Kirk always knew that he wanted to be a father. As a single gay man in his late 20s, however, he wasn’t sure how fatherhood would become a reality. “I started putting feelers out about how to do it. I thought I would be a single parent,” he says. Before he knew enough to make a decision, he met Eugene.
Eugene knew from the time that he was 10 or 11 that he wanted to be a parent. Like Kirk, as a single gay man, he didn’t know how it would happen. He wasn’t aware of all the different options for becoming a parent. He had started reaching out to gay parenting groups in the California Bay Area where he lived, asking questions and gathering information. He was in his mid-30s at the time he and Kirk met, and also had thought about becoming a single parent.
Kirk and Eugene hit it off right away. They shared their dreams and aspirations with one another during their first meeting, and realized that they shared the dream of having a family. “It wasn’t the only thing that drew us together, but it was a big thing,” says Kirk. “Meeting someone at that time who had the capacity to parent was a nice surprise. I felt fortunate and blessed. It was nice to think about the possibility of parenting with someone.”
They moved to Colorado together a short time later and soon after, their church hosted a session on adoption led by the Adoption Alliance, an agency that specialized in serving hard-to-place kids. One of the options presented that evening — foster-to-adopt — appealed to both of them. “During the Q&A, we were jumping out of our seats,” recalls Eugene.
They got the paperwork together right away and pursued the adoption with great determination. As a result, Eugene laughs, “I gained 10 pounds, and we had our son in 9 months.”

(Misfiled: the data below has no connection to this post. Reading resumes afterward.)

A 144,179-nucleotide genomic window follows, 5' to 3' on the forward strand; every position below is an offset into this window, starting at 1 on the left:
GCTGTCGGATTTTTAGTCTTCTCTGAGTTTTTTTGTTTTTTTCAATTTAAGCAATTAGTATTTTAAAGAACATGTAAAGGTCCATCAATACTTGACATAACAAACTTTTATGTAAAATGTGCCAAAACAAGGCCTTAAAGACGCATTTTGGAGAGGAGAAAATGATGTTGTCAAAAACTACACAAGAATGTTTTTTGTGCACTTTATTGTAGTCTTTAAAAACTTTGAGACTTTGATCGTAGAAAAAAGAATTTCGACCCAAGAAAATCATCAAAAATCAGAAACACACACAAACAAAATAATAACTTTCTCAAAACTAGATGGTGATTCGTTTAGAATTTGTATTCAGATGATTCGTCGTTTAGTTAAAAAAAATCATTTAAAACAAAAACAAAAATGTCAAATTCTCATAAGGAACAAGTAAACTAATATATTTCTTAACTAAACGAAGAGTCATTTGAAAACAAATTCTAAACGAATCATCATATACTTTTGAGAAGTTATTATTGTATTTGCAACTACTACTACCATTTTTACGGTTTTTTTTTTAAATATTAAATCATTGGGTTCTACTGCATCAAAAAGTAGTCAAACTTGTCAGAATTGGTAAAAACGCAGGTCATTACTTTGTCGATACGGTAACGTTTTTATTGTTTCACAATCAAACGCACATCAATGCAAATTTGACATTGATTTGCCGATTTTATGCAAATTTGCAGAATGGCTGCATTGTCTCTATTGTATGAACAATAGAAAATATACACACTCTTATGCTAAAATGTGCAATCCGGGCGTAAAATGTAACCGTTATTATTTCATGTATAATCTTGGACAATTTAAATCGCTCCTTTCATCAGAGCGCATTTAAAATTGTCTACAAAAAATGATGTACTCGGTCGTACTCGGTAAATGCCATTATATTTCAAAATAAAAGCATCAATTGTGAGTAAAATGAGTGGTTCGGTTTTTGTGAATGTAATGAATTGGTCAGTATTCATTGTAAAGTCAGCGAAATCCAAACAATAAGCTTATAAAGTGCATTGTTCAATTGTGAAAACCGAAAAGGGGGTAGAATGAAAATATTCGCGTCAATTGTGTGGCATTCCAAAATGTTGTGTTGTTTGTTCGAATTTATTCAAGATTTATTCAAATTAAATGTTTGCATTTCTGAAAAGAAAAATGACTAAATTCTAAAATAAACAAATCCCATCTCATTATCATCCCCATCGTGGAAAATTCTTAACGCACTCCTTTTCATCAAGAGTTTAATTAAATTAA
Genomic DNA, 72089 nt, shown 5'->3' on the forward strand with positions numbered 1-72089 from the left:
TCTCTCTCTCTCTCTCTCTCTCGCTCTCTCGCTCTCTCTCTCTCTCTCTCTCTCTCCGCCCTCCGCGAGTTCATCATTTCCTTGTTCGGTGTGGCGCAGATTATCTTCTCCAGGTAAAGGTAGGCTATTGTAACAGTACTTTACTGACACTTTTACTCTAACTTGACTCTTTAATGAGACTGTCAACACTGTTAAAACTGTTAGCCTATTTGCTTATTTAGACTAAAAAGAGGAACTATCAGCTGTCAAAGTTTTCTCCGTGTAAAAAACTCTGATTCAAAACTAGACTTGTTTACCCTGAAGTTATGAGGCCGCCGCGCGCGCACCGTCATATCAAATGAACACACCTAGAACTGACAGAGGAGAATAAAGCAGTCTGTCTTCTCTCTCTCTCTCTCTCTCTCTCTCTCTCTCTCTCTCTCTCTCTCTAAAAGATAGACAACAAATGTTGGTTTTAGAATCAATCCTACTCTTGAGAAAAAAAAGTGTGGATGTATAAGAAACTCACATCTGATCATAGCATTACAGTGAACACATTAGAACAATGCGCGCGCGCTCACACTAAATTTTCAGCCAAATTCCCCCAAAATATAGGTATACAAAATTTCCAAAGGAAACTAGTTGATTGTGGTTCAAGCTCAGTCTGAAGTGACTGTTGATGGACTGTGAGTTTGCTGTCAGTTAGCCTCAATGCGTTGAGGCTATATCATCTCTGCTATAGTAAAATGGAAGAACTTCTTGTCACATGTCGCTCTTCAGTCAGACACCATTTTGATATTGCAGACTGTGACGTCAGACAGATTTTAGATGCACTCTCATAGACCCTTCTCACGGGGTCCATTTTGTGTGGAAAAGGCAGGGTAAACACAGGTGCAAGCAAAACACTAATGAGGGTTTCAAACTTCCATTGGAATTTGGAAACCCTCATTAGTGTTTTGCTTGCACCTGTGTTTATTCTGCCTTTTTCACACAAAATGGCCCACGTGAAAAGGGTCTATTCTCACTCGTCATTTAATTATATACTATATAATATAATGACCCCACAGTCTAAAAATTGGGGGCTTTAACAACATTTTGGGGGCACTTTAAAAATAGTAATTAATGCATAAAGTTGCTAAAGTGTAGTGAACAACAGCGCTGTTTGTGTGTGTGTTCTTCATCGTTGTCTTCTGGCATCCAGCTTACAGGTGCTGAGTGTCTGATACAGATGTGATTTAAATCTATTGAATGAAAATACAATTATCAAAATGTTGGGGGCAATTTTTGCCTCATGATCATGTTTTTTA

Kirk read a lot of books and tried to encourage Eugene to read them as well. “I tend to wait for the movie to come out,” he jokes. He counted on their ability to figure things out. After all, the adoption process included extensive parenting classes and lots of information to prepare them for the many eventualities they would likely face when caring for and raising a child.
As any parent knows, however, the reality of a child – especially in those first few months – can be much different than the idea of a child, regardless of how well you prepare. Shortly after arriving home with their 2-year-old son, they were filled with a mix of anxiety and excitement, unsure of what they were doing. Despite all the training, it still felt a bit like a crash course, with plenty to sort out on their own. Soon after, though, they adopted a second son. The boys are now 12 and 10.
Early on, the new parents faced some questions around how responsibilities would be divvied up. While societal norms of gender roles help define the parental roles of opposite-sex couples, the same is not true for same-sex couples. “We had a lot of conversations about parenting and parenting styles,” says Eugene, “but we didn’t talk about the specifics: Who takes care of the owies and who fixes the toys, who does the laundry and who takes out the trash.”
Kirk explains, “We each internalized all of the messages about masculine roles. There was no playbook, no given expectations about our parenting roles. It forced us to have larger value conversations. There are times when it has been freeing and times when it’s difficult to navigate. It’s a double-edged sword.”
So, how did they decide who would do what? Ultimately, their oldest child decided. “He would come to me to fix things, and go to Kirk when he got hurt. There was no way to predict that,” says Eugene.
Being out in the world as gay parents required some soul-searching as well. “Becoming a parent meant facing my own internalized homophobia,” says Kirk. “Some elements I wanted to hide and felt shame about. But, I knew I couldn’t avoid it.” He didn’t want to draw attention to them, or to call people out on the assumptions they made about them. He worried, too, about his children’s early conversations where they would have to say that they have two dads. “I would see people react to us and I wanted to respond in a positive, affirming way, in order to equip our kids to do so.”
Eugene puts it matter-of-factly. “I was aware of what people were thinking when we were out in public. But, 6 months in, the responsibility of being a parent so outweighed everything else. I would be thinking about how I had 45 minutes until naptime. My focus was on our children and our relationship.”